A £7 million refurbishment of Tayside’s neonatal intensive care unit (NICU) is to begin, bringing significant improvements in the care of ill or premature babies.
The refurbishment will see the unit at Ninewells Hospital redesigned to make better use of the space and make it more welcoming for families.
NICU has been moved to a temporary location before work is carried out but will return when complete in summer 2020.
The total cost of the revamp is £7.2m, £500,000 of which will come from NHS Tayside and £6.7m from the Scottish Government.
The unit, which sees around 500 admissions per year, will feature the same number of cots as before but with more space for parents to spend time with their babies.
Senior ward nurse Alison Wright, who has worked on the ward for 31 years, said parent engagement events have been “crucial” in the design.
Ms Wright said: “The reconfiguration of the nurseries will provide just that wee bit of extra space.
“It will mean space for individual families to spend time with their baby providing more skin on skin contact.
“It’s so important to allow that bond to be made. We are there for them but what the parents can do for their babies, they should do, not us.
“That’s the ethos with which we are trying to redesign it. Families are at the heart of it. That’s what is important and that’s why we are here.”
Art has also been an important theme with the ward’s well-known badge, used since the 1990’s, incorporated in nature-inspired wall designs by artist Freya Cumming.
The cots will be made up of three for high-dependency, four for intensive care, 14 for special care and four for transitional care.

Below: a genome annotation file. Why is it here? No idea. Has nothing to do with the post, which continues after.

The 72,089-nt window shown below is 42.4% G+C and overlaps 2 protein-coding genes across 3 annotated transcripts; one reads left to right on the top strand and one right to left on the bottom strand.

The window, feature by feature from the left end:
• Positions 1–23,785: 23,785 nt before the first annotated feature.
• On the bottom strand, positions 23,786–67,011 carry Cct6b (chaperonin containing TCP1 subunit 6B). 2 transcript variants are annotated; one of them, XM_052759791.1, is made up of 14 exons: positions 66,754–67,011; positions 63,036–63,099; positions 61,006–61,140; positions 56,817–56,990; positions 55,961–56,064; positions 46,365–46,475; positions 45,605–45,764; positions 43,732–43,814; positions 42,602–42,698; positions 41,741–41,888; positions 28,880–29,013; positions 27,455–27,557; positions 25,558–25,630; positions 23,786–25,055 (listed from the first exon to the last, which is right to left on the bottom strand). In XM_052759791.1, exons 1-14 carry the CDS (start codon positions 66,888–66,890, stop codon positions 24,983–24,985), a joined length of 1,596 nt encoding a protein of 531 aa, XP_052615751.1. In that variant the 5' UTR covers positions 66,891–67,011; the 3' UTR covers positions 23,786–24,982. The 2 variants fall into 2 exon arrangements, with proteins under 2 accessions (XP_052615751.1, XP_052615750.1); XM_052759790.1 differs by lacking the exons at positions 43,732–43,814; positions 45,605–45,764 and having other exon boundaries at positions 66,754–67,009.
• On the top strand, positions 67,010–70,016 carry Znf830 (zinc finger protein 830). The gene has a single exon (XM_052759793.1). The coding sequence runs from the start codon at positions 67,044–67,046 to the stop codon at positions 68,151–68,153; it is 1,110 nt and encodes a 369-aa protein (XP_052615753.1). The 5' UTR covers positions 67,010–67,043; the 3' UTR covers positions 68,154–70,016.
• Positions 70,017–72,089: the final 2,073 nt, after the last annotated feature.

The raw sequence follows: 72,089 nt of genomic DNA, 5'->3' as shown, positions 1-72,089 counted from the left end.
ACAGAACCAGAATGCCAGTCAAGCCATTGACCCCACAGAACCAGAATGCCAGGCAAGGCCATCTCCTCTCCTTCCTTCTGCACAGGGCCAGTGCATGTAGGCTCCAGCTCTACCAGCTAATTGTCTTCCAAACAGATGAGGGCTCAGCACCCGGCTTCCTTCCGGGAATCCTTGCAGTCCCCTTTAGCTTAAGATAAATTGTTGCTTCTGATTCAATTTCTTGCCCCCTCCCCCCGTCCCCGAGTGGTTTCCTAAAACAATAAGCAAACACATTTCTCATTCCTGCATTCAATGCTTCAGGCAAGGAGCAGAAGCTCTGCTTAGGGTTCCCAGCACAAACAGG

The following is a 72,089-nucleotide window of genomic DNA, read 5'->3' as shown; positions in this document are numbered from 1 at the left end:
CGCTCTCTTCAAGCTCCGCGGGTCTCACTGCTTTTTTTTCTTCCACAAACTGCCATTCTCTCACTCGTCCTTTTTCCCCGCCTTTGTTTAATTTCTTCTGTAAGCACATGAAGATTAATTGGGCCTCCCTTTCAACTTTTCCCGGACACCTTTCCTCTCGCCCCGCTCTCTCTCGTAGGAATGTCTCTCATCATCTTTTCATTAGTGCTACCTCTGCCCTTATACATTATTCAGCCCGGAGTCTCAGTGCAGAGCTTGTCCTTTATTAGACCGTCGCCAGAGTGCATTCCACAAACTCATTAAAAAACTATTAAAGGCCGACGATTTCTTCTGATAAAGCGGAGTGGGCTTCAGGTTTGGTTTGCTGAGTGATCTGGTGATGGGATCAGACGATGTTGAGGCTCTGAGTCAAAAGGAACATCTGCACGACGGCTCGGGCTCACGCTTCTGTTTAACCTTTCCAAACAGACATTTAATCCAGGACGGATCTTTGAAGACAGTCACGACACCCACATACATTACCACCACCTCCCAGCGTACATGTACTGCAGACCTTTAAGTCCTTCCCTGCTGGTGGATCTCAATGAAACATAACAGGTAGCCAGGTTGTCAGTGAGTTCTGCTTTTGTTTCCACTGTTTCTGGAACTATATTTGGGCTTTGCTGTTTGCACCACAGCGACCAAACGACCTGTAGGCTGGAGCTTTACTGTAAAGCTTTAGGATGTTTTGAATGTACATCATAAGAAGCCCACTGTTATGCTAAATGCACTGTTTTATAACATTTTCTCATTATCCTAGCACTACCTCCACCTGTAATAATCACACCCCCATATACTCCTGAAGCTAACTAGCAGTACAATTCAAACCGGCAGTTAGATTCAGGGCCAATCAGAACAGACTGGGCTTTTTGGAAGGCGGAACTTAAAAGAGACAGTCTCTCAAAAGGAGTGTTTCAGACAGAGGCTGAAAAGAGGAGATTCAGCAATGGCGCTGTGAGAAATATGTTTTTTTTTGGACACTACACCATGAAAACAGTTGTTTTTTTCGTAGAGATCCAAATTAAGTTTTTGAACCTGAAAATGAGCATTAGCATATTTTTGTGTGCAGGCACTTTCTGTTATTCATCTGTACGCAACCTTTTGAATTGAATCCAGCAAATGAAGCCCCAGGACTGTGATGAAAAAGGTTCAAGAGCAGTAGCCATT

The Milk Kitchen, which allows for preparation and storage of infant feed and breast milk, will be made bigger while corridors will be better utilised.
Quiet rooms, which were “very much lacking” in the old unit, according to Ms Wright, will also provide a place for parents and staff to de-stress.
The ward will continue to provide optimum conditions to help in the recovery of infants, some of whom can be admitted under 28 weeks premature.
This involves recreating the conditions in the womb, helping to replace that time and continue development of essentials such as hearing and sight.
Staff are not allowed to wear perfume or aftershave while working to protect the ultra sensitive sense of smell among the newborns.
The work of the unit has such a profound impact that adults once looked after as infants regularly return to speak to staff.
Families also often return, sometimes in sad circumstances if a newborn has passed away while in the unit. For some, it is the place they consider most precious when remembering their lost loved one.
Ms Wright added: “We have worked with families throughout the redesign. They have been so important.
“It will be exciting when the time comes to move back.”